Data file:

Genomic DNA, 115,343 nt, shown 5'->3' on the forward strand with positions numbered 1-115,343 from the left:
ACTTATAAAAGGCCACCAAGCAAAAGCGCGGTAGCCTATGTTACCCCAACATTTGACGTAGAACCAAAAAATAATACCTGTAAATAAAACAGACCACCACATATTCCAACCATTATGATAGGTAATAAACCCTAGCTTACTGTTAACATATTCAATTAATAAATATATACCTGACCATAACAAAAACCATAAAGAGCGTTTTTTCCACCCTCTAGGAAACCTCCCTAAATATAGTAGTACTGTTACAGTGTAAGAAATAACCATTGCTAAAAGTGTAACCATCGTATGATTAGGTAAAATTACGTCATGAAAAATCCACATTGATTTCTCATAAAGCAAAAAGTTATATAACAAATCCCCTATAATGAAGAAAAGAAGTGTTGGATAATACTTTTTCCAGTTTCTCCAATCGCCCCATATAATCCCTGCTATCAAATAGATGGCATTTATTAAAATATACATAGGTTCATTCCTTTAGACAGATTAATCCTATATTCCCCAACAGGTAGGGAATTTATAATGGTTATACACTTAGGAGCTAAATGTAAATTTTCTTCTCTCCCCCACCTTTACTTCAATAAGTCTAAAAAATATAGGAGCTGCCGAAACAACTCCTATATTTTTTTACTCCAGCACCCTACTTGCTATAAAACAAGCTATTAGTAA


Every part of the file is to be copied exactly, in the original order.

Genomic DNA, 115,343 nt, shown 5'->3' on the forward strand with positions numbered 1-115,343 from the left:
ACTTATAAAAGGCCACCAAGCAAAAGCGCGGTAGCCTATGTTACCCCAACATTTGACGTAGAACCAAAAAATAATACCTGTAAATAAAACAGACCACCACATATTCCAACCATTATGATAGGTAATAAACCCTAGCTTACTGTTAACATATTCAATTAATAAATATATACCTGACCATAACAAAAACCATAAAGAGCGTTTTTTCCACCCTCTAGGAAACCTCCCTAAATATAGTAGTACTGTTACAGTGTAAGAAATAACCATTGCTAAAAGTGTAACCATCGTATGATTAGGTAAAATTACGTCATGAAAAATCCACATTGATTTCTCATAAAGCAAAAAGTTATATAACAAATCCCCTATAATGAAGAAAAGAAGTGTTGGATAATACTTTTTCCAGTTTCTCCAATCGCCCCATATAATCCCTGCTATCAAATAGATGGCATTTATTAAAATATACATAGGTTCATTCCTTTAGACAGATTAATCCTATATTCCCCAACAGGTAGGGAATTTATAATGGTTATACACTTAGGAGCTAAATGTAAATTTTCTTCTCTCCCCCACCTTTACTTCAATAAGTCTAAAAAATATAGGAGCTGCCGAAACAACTCCTATATTTTTTTACTCCAGCACCCTACTTGCTATAAAACAAGCTATTAGTAA